How to plan a zero waste Christmas meal
You've finally got this food waste thing cracked. You plan your meals for the week to make sure you'll cook with every vegetable. You resist special offers in the supermarket that encourage you to buy too much. Monday and Thursday dinners are now "leftovers nights".
And then the festive season arrives, disrupting all of your habits and routines. You want to make sure none of your guests feel hungry on Christmas day, so you get extra food "just in case". Last-minute Christmas social plans come calling, and you end up eating out more often than you expected.
How much food is wasted at Christmas?
Christmas is prime time for wasting food.
In 2014, according to Unilever, 4.2 million Christmas dinners were wasted across the UK. That amount of food is the same as 17.2 million Brussels sprouts, 11.3 million roast potatoes or 7.5 million mince pies.
5 tips for planning a zero waste Christmas meal
Don't despair, there are plenty of steps you can take to reduce Christmas food waste. They just require a little prep, observation and planning.
Make space in your fridge, cupboard and freezer
If you don't have enough space to store food effectively after the "big Christmas shop", you might miss what needs eating first and forget about some of the leftovers later on.
Organise your fridge the week before you stock up for Christmas and eat through what's in the fridge and freezer. Make sure you have enough space in your cupboard for your favourite Christmas treats. With an emptier kitchen, you'll be able to clearly see the food and drinks you have. And come Boxing day you won't be overwhelmed with extra leftovers to make use of.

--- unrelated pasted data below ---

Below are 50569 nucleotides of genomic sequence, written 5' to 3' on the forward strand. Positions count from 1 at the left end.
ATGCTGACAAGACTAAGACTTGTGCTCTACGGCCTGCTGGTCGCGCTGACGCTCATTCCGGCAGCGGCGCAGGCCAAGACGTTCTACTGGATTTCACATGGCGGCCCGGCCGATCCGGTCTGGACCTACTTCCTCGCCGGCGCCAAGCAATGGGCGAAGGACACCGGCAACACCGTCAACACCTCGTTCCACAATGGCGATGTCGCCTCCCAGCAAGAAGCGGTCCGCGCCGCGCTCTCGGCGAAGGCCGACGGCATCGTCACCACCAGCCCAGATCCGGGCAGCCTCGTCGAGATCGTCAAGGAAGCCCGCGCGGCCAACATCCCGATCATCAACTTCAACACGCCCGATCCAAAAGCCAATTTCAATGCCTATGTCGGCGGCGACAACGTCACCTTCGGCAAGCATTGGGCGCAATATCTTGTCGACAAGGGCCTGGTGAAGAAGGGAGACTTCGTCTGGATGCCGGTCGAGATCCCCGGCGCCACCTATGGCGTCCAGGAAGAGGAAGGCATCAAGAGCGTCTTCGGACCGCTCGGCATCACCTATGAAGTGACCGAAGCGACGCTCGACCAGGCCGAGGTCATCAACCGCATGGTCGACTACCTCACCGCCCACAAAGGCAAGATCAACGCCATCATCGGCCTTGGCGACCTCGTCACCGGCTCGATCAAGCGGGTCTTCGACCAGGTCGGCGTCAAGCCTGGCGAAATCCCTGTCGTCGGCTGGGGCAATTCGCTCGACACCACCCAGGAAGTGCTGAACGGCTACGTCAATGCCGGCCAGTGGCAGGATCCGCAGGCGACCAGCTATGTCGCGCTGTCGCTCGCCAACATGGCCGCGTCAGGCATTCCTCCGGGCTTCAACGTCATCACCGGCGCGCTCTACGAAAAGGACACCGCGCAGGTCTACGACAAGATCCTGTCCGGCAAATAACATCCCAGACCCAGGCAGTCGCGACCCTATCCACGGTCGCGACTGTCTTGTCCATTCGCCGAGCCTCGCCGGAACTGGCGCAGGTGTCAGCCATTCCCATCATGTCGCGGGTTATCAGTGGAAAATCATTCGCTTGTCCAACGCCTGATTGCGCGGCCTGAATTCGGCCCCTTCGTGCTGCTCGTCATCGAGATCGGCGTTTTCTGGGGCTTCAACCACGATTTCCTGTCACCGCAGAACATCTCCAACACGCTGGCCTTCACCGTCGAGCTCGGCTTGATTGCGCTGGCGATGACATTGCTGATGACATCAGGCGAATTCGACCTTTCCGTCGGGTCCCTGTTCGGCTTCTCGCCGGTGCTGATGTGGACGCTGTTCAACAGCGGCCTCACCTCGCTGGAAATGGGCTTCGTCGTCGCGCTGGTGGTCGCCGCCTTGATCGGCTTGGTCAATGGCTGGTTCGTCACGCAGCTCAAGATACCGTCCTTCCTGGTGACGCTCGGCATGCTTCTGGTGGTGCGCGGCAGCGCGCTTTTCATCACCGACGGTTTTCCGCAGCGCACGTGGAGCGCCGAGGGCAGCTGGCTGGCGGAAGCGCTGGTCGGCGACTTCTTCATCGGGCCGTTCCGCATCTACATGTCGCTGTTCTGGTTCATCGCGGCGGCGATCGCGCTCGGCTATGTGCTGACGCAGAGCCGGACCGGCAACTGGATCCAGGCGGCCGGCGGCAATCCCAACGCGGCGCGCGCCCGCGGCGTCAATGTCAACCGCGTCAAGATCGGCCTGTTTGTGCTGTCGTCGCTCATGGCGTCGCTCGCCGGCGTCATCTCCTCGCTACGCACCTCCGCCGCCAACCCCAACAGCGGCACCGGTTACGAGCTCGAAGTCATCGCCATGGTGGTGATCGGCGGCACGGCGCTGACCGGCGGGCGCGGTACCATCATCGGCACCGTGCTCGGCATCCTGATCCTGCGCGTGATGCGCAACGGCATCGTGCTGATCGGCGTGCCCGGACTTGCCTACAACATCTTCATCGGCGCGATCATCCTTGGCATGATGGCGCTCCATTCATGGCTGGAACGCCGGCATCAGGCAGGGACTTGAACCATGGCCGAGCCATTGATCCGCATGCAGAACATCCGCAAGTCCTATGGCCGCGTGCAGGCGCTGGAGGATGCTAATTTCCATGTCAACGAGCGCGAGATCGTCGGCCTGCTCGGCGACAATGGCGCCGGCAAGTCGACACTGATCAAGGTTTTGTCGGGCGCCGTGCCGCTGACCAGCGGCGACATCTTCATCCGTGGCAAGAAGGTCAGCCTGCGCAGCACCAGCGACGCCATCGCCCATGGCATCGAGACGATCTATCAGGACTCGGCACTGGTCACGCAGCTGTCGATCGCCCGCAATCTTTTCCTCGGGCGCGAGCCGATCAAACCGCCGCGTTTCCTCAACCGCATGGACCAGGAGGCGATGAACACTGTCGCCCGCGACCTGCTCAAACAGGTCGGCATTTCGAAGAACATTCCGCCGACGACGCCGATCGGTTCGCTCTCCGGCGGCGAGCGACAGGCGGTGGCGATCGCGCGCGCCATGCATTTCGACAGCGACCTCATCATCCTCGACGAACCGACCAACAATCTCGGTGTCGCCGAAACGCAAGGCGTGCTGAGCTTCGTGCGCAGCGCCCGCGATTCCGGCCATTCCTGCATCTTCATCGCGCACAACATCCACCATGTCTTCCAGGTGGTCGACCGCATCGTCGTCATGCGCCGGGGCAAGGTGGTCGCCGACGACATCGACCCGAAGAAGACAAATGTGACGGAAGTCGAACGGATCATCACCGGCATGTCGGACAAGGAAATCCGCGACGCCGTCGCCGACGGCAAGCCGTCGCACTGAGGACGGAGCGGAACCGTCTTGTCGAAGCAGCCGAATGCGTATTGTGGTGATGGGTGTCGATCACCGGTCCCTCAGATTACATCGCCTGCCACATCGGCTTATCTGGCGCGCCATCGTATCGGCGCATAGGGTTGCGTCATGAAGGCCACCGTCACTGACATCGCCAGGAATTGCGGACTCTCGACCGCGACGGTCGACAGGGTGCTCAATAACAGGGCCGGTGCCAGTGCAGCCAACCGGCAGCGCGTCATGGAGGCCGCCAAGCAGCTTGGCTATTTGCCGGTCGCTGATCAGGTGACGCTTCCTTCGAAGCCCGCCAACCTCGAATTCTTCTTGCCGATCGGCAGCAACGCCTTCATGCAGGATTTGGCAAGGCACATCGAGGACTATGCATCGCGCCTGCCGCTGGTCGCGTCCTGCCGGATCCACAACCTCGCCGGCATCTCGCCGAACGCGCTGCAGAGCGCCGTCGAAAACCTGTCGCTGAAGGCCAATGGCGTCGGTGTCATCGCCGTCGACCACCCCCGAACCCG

Simplify your menu
When faced with planning a Christmas meal for more people than we usually feed, most of us tend to overbuy. We're worried not everyone will like what's on their plate, or that we'll run out of food before the day ends. But once Christmas day is over, extra Brussels sprouts and the least popular Quality Street flavour pile high.
Focus on one main dish for Christmas dinner. Choose a few veggies to make special, with different herbs and sauces. Only offer a few snacks and chocolates. By keeping your low waste Christmas menu as simple as possible, you'll have less shopping and cooking to contend with. That's a Christmas gift to yourself.
Prioritise food storage correctly
With extra food and drink fighting for space in the fridge, give more attention to what you're placing where. After you get home from a food shop, or when you receive your Oddbox box, put time aside to store your food optimally.
Give priority to fresh food over sealed sauces and jars, drinks and root vegetables, which can survive for a few days at room temperature. Store some ice in trays in the freezer. Late on Christmas morning, fill a drinks bin with ice and place bottles of booze or sweet drinks inside it to chill. Guests can dip into it to pour themselves drinks throughout the day.
Consider how you'll serve Christmas food
One of your guests is eyeing up leftover roast potatoes on Christmas evening. But they've been sitting at room temperature for hours and they're not willing to chance eating them. A family member isn't very hungry (or a fan of roast parsnips) but they weren't sure how to tell you when you were serving up. They'll leave half of their plate, destined for the bin.
Avoid food waste at Christmas dinner by getting everyone to serve themselves as much or as little as they like. After eating, get leftovers into the fridge and freezer straight away. Grab perishable desserts or snacks out of the fridge only as and when you need them. You can always replenish empty bowls.
Love your leftovers
Christmas meal leftovers may be inevitable. But you can still plan for them. When doing your last Christmas shop, buy a few ingredients to make using the leftovers easier. Getting eggs in will allow you to make omelettes with fried leftover veggies. Bread will give you Boxing day sandwiches with any filling - cranberry and stuffing, anyone?